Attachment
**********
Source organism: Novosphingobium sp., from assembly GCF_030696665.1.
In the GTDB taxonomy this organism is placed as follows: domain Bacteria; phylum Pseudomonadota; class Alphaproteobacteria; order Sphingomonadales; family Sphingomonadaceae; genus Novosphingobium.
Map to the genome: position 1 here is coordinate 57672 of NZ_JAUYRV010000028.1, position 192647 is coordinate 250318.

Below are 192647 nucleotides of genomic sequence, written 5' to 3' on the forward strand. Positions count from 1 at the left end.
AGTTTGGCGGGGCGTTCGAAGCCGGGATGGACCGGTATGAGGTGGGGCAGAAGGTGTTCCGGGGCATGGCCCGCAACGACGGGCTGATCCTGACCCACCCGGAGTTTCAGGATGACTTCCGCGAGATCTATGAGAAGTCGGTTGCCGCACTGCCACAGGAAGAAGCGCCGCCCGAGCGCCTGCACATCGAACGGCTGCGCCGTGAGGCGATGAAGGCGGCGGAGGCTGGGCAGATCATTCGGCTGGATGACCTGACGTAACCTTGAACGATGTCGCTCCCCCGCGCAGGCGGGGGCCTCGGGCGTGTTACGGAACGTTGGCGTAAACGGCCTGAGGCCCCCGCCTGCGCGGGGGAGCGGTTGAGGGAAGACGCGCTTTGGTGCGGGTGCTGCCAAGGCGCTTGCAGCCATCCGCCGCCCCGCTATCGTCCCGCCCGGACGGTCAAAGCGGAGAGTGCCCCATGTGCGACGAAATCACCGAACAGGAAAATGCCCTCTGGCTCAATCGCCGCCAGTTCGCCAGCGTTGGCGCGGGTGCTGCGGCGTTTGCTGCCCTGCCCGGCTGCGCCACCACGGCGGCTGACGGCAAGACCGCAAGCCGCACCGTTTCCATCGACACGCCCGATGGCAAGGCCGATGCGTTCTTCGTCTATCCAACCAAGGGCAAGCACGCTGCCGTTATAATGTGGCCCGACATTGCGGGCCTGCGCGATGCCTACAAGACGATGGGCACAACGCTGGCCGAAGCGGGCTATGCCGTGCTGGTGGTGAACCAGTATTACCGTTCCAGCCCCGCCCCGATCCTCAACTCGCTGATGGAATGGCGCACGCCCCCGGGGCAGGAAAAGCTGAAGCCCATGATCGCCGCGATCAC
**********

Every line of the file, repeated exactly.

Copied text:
Source organism: Novosphingobium sp., from assembly GCF_030696665.1.
In the GTDB taxonomy this organism is placed as follows: domain Bacteria; phylum Pseudomonadota; class Alphaproteobacteria; order Sphingomonadales; family Sphingomonadaceae; genus Novosphingobium.
Map to the genome: position 1 here is coordinate 57672 of NZ_JAUYRV010000028.1, position 192647 is coordinate 250318.

Below are 192647 nucleotides of genomic sequence, written 5' to 3' on the forward strand. Positions count from 1 at the left end.
AGTTTGGCGGGGCGTTCGAAGCCGGGATGGACCGGTATGAGGTGGGGCAGAAGGTGTTCCGGGGCATGGCCCGCAACGACGGGCTGATCCTGACCCACCCGGAGTTTCAGGATGACTTCCGCGAGATCTATGAGAAGTCGGTTGCCGCACTGCCACAGGAAGAAGCGCCGCCCGAGCGCCTGCACATCGAACGGCTGCGCCGTGAGGCGATGAAGGCGGCGGAGGCTGGGCAGATCATTCGGCTGGATGACCTGACGTAACCTTGAACGATGTCGCTCCCCCGCGCAGGCGGGGGCCTCGGGCGTGTTACGGAACGTTGGCGTAAACGGCCTGAGGCCCCCGCCTGCGCGGGGGAGCGGTTGAGGGAAGACGCGCTTTGGTGCGGGTGCTGCCAAGGCGCTTGCAGCCATCCGCCGCCCCGCTATCGTCCCGCCCGGACGGTCAAAGCGGAGAGTGCCCCATGTGCGACGAAATCACCGAACAGGAAAATGCCCTCTGGCTCAATCGCCGCCAGTTCGCCAGCGTTGGCGCGGGTGCTGCGGCGTTTGCTGCCCTGCCCGGCTGCGCCACCACGGCGGCTGACGGCAAGACCGCAAGCCGCACCGTTTCCATCGACACGCCCGATGGCAAGGCCGATGCGTTCTTCGTCTATCCAACCAAGGGCAAGCACGCTGCCGTTATAATGTGGCCCGACATTGCGGGCCTGCGCGATGCCTACAAGACGATGGGCACAACGCTGGCCGAAGCGGGCTATGCCGTGCTGGTGGTGAACCAGTATTACCGTTCCAGCCCCGCCCCGATCCTCAACTCGCTGATGGAATGGCGCACGCCCCCGGGGCAGGAAAAGCTGAAGCCCATGATCGCCGCGATCAC